The radiation capsule liquids useful in the practice of this invention comprises the free radical polymerizable ethylenically unsaturated organic compounds. These compounds contain at least one terminal ethylenically unsaturated group per molecule. These compounds are hydrophobic liquids and function as an inert continuous hydrophobic phase during the in situ preparation of the microcapsules and as a dispersing media for the microcapsules and other ingredients of the coating composition prior to the coating operation. They are non-reactive with the wall-forming materials and they are curable to a solid resin when exposed to ionizing or ultraviolet radiation. Thus the cured resin acts as a binder for the microcapsules to a substrate such as paper.
A group of useful radiation curable compounds are the polyfunctional ethylenically unsaturated organic compounds which have more than one (two or more) terminal ethylenic groups per molecule. Due to the polyfunctional nature of these compounds, they cure rapidly under the influence of radiation by polymerization, including crosslinking, to form a hard dry tack-free film.
Included in this preferred group of radiation curable compounds are the polyesters of ethylenically unsaturated acids such as acrylic acid and methacrylic acids, and a polyhydric alcohol. Examples of some of these polyfunctional compounds are the polyacrylates or methacrylates of trimethylolpropane, pentaerythritol, dipentaerythritol, ethylene glycol, triethylene glycol, propylene glycol, glycerin, sorbitol, neopentylglycol and 1,6-hexanediol, hydroxy-terminated polyesters, hydroxy-terminated epoxy resins, and hydroxy-terminated polyurethanes and polyphenols such as bisphenol A.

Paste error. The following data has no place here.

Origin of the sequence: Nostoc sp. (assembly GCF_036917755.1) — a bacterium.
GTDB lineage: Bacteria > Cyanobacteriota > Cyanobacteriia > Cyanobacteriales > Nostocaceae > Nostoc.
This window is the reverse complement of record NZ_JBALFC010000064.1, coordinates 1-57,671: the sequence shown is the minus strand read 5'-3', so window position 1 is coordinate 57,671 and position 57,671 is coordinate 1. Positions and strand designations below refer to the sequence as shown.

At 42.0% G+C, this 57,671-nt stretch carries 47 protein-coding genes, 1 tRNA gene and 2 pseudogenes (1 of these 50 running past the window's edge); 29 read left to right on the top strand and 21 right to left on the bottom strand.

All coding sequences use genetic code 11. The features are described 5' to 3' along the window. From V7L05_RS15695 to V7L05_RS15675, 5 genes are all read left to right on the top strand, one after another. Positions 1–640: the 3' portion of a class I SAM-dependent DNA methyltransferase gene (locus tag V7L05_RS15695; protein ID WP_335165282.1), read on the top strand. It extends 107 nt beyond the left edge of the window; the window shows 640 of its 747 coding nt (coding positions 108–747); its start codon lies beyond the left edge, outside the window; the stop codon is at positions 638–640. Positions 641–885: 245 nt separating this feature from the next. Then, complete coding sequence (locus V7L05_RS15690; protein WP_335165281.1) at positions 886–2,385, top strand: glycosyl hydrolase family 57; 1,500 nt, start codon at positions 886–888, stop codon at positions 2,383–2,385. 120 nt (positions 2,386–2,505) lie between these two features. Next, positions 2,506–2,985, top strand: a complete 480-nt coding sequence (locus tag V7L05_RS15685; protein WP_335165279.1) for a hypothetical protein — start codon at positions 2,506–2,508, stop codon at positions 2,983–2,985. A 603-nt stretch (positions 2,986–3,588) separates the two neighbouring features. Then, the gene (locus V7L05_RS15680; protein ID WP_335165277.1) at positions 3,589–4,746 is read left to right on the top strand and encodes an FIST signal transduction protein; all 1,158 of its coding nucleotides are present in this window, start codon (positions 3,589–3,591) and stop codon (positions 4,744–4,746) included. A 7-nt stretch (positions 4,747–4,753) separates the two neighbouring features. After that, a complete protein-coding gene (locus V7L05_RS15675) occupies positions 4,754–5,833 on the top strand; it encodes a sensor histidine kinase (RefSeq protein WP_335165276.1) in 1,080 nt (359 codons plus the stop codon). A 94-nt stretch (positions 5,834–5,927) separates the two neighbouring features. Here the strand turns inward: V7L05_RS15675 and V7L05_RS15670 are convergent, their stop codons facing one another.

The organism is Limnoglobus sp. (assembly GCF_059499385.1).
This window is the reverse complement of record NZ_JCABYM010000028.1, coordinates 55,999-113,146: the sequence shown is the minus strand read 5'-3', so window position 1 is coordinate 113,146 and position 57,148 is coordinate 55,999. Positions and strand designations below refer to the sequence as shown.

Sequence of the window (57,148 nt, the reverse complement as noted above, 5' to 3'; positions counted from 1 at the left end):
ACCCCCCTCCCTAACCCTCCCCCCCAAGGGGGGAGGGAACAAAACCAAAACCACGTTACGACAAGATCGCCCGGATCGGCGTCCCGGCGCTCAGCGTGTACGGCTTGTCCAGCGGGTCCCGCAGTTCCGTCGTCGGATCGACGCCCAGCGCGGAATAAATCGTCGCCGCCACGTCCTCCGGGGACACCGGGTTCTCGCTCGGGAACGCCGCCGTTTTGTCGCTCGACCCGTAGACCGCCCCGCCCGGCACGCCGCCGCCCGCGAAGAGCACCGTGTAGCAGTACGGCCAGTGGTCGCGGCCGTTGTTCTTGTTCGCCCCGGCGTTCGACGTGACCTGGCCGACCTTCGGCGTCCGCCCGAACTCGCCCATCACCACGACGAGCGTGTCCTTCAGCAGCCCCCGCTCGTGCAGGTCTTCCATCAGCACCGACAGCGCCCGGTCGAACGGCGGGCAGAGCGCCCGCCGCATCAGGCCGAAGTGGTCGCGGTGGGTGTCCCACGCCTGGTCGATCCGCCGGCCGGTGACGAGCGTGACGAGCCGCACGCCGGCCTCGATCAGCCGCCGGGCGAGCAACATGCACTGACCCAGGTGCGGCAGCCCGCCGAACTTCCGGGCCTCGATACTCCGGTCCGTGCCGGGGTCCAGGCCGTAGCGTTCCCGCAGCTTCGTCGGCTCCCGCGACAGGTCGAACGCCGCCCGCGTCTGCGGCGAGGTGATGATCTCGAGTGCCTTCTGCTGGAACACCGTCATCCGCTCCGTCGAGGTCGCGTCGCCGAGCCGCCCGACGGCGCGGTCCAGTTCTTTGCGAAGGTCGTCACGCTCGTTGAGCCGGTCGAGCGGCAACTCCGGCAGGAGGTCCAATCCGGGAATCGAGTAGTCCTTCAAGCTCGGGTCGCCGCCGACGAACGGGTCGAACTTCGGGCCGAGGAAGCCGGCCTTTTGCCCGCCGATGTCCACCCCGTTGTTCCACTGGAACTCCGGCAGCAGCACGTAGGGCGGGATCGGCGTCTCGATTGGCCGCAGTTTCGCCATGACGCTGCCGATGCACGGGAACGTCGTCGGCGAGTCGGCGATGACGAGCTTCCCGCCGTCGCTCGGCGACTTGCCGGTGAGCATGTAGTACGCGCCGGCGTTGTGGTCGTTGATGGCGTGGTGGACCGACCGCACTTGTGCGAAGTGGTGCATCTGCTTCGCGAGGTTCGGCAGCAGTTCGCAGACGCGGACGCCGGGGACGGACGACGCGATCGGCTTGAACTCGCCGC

Also included in this group are polyallyl and polyvinyl compounds such as dillayl phthalate and tetrallyloxyethane, and divinyl adipate, butane divinyl ether and divinylbenzene. Mixtures of these polyfunctional compounds and their oligimers and prepolymers may be used if desired.
A group of radiation curable compounds which are useful are the monofunctional ethylenically unsaturated organic compounds which have one terminal ethylenic group per molecule. Examples of such monofunctional compounds are the C2 to C16 alcohol esters of acrylic and methacrylic acid, and styrene, substituted styrenes, vinyl acetate, vinyl ethers and allyl phenols. In general, these compounds are liquid and have a lower viscosity than the polyfunctional ethylenically unsaturated compounds and thus may be used to reduce the viscosity of the coating composition to facilitate migration of the wall-forming materials during preparation of the microcapsules. These compounds are radiation curable and react with the ethylenically unsaturated polyfunctional organic compounds during radiation curing to give a dry flexible film. Compounds having only one terminal ethylenic group may be used alone as the radiation curable substance. However, the resultant radiation cured film may be rather soft and pliable and hence less preferred commercially than other ethylenically unsaturated compounds.